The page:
Pop Art Myths
10 June to 14 Septembre 2014
Tickets on sale now
Alma-Tadema and Victorian Painting
in the Pérez-Simón Collection
From 25 June to 12 October 2014 (extended closing date)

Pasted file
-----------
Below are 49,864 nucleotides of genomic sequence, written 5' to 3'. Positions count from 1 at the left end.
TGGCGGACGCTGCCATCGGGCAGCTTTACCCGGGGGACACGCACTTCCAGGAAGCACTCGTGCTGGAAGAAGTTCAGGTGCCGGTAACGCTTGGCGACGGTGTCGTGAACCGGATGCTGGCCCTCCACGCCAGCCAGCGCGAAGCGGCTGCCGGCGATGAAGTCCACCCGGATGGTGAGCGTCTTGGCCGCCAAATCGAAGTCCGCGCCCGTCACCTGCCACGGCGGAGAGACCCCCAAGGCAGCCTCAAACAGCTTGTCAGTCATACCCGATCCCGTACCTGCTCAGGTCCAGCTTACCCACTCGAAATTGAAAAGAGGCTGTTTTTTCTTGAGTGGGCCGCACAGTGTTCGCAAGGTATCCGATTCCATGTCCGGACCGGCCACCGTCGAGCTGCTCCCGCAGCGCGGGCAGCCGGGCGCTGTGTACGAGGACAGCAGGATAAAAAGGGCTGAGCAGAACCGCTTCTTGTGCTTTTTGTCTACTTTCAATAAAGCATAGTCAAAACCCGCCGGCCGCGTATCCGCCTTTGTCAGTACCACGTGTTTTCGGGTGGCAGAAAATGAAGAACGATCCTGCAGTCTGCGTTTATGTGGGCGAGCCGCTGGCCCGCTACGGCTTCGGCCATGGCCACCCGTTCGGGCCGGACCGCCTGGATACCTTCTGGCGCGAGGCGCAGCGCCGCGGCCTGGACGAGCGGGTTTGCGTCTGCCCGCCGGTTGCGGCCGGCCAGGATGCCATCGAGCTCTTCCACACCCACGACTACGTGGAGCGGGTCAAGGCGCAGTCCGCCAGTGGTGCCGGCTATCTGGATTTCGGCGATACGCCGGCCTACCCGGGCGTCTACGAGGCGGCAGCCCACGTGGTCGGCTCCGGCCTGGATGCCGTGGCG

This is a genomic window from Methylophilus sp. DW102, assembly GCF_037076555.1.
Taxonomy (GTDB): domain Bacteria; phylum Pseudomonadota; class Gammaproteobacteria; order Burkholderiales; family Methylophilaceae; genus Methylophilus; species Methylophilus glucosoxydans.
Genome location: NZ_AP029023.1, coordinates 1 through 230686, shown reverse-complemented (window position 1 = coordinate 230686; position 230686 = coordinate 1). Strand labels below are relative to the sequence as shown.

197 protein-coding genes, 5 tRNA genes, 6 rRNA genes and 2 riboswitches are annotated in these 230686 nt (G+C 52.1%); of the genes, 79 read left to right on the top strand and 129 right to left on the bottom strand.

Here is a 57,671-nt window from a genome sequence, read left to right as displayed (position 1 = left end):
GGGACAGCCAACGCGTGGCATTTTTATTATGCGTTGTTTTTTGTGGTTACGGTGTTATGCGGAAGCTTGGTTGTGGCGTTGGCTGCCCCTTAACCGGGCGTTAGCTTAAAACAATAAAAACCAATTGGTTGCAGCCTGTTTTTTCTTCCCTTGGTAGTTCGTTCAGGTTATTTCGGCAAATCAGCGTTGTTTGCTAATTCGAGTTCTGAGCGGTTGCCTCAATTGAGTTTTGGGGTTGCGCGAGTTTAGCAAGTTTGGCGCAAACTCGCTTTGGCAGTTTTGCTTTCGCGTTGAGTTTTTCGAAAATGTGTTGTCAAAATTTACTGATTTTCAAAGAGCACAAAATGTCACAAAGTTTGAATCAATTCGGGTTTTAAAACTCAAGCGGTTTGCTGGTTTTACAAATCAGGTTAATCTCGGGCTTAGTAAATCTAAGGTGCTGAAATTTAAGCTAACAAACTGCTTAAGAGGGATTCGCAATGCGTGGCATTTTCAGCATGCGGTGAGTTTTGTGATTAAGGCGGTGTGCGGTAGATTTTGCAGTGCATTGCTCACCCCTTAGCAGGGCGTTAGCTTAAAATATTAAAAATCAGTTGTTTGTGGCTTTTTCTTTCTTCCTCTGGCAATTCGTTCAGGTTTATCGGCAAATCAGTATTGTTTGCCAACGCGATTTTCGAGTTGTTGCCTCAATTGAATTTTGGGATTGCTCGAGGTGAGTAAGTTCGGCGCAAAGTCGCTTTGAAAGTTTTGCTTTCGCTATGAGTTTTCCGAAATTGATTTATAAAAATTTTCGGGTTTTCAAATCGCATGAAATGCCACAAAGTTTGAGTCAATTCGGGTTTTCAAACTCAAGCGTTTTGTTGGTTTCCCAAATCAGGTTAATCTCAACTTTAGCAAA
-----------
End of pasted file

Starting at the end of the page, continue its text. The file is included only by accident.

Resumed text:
Palma Vecchio, whose real name was Jacopo Negretti, was the first representative of a family of artists active in the Veneto until the first quarter of the 17th century. Born in 1479 or 1480 in Serina, near Bergamo, by 1510 he is documented in Venice although he probably moved there prior to that date. Palma Vecchio lived and worked in Venice for the remainder of his career. Nothing is known of his early training although the style of his first works suggests that he may have trained with one of the Bergamesque painters living in Venice, possibly Andrea Previtali. By 1513 he was already a member of the Scuola di San Marco. Despite the fact that none of his works is signed or dated, their chronology is easy to establish through the evolution of the artist’s own, highly individual style. His early works are notably influenced by Giorgione but from 1520 Titian became his principal model. Palma specialised in the genre of the Sacra conversazione, already used by Titian, with its horizontal format and beautiful, serene figures set against a landscape background. Among his finest examples are: The Virgin and Child with Saints (Kunsthistorisches Museum, Vienna); Sacra conversazione (Museo Thyssen-Bornemisza, Madrid); and The Holy Family with Mary Magdalen and the infant Saint John the Baptist (Galleria degli Uffizi, Florence). Another Titianesque motif frequently used by the artist was the depiction of halflength female figures, in which Palma focused on the woman’s sensual beauty and reduced the allegorical content found in Titian’s versions. The two finest examples of this group, both of which depict the same woman, are in the Kunsthistorisches Museum, Vienna, and the Museo Thyssen-Bornemisza, Madrid.